Perhaps you’re from another city like Las Vegas, where there are certain guidelines for what one can and cannot wear to a bar or club. Sure there are general fashion guidelines that some might wish were better followed–no white linen after Labor Day; no mixing of stripes and plaids; no adult clothes with any Disney logos or characters on them; no Crocs, Uggs, Keds or other footwear from a different fashion era, no camouflage unless you’re actually in the military or at a themed party–but in general, almost anything goes when dressing up to go out in West Hollywood or Silverlake.
There are definitely more appropriate outfits to wear to certain bars. If you’re headed to The Eagle, Los Angeles’ renowned leather bar, it’s probably not the night to try out that new bedazzled Christian Audigier track suit, and a bit wiser to show up in something denim or leather. Conversely, while you could always wear your leather cap and harness to West Hollywood hangout Fiesta Cantina for the 2-for-1 happy hour, the Mexican-themed bar/restaurant tends to have more of a mainstream “vanilla” look ,where simple jeans and a t-shirt would suffice.
That being said, it’s always best to check the club’s website for photos or info, or see if it’s possible to hunt down a flyer promoting the night. Not only is it polite to do your research, but it puts you at less risk of committing a fashion crime. The Abbey on a Saturday night may not be the place to debut those copper-sequined overall shorts you aren’t so sure about, but a Silverlake party like A Club Called Rhonda at El Cid or Mustache Mondays at La Cita do encourage the more adventurously dressed. And showing some respect to the night and promoter is always a good idea. If the flyer encourages guests to “dress to impress” or embody “sophisticated glamour,” showing up in an over-sized GAP t-shirt wouldn’t be the best move (is that ever the “right move?) In Los Angeles’ gay bars, costume-themed nights seem to rarely be enforced; you’ll still be admitted to the underwear party if you aren’t in your briefs and allowed to mingle with other guests if your outfit isn’t paying homage to Rio on a Carnival-themed night, but you might not be eligible for reduced cover, drink specials and contests.
While it’s hard to find a gay bar or club where there’s a traditional dress “code,” sometimes when gay nights are thrown at venues that traditionally host straight parties – like La Cita or Voyeur – there may be club guidelines such as those that prohibit guests from wearing flip flops inside – for legal or aesthetic reasons who can say – or barely-there tank tops. At the same time, dress codes that may usually be in place at these non-gay venues are considerably relaxed if not entirely lifted for gay parties.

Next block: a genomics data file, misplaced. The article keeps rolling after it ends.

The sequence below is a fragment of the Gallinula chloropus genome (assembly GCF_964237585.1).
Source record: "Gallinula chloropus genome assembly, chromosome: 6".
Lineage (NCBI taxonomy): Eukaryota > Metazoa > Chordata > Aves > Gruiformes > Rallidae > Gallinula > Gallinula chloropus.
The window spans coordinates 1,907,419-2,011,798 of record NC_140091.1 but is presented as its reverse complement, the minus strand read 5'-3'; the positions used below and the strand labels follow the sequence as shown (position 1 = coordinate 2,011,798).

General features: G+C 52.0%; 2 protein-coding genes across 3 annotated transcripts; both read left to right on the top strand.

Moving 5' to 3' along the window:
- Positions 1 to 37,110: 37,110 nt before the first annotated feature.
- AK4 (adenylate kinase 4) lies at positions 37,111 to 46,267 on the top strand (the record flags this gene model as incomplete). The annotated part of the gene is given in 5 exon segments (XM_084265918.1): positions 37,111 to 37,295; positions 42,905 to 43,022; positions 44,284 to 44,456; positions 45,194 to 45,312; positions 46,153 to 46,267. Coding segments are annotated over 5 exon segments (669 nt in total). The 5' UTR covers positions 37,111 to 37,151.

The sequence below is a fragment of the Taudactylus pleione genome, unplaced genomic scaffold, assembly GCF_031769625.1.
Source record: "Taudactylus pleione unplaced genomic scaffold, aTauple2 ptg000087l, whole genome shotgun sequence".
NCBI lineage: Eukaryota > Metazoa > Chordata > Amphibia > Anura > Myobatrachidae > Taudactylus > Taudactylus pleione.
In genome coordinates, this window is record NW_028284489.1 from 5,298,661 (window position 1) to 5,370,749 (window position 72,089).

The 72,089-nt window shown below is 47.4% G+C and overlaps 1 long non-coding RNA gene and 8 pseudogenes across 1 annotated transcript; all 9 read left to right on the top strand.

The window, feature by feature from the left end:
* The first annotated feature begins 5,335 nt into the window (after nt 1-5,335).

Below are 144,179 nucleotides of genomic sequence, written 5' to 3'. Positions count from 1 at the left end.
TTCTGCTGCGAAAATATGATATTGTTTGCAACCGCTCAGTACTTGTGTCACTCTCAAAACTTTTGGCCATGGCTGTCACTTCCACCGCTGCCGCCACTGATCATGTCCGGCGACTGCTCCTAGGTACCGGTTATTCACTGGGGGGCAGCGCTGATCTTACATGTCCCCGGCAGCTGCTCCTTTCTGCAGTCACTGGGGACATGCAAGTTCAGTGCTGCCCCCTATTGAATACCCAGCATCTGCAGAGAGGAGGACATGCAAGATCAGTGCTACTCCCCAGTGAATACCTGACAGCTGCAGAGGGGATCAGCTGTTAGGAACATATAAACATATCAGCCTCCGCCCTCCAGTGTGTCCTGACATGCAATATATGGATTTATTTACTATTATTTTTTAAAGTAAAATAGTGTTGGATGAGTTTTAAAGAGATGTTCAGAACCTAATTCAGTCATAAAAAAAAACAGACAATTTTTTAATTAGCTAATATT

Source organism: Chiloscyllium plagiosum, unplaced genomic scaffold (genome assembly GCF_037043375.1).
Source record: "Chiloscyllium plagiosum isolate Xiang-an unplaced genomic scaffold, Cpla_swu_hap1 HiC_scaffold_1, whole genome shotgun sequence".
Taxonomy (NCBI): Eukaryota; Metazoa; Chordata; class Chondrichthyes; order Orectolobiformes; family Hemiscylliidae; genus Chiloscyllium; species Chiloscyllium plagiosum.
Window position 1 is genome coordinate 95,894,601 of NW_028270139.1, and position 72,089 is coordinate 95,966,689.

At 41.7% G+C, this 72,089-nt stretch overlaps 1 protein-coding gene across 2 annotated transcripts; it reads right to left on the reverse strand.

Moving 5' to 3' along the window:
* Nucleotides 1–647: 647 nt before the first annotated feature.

So rest easy, that button down shirt and freshly polished dress shoes can stay at home, unless of course, that’s your own personal look. Because one of the great things about going out in Los Angeles and bar-hopping through this city is navigating through a sea of dramatically different styles – from forty-somethings in their Abercrombie, tomboys, and twinks in their midriff-baring Forever 21 tops, to an assortment of colorful drag queens, prepsters, Lady Gaga-inspired fashionistas and everyone in between.
Additional Insider’s Tips:
- When it comes to taking your shirt off in the club, if you’re new to the place, look around first. Some venues allow patrons to take their shirts off depending on the night. Just because the bartender might be in his underwear, doesn’t mean they want you stripped down as well.
- Who most often gets cover waived at the bar? Drag queens. And no, not a bootleg looking boy in a wig, but a girl who has really gone whole hog and beat her face like she means it. Put a little effort to it on a “girl’s” night out and you might have found yourself a dress code that gets you in for free.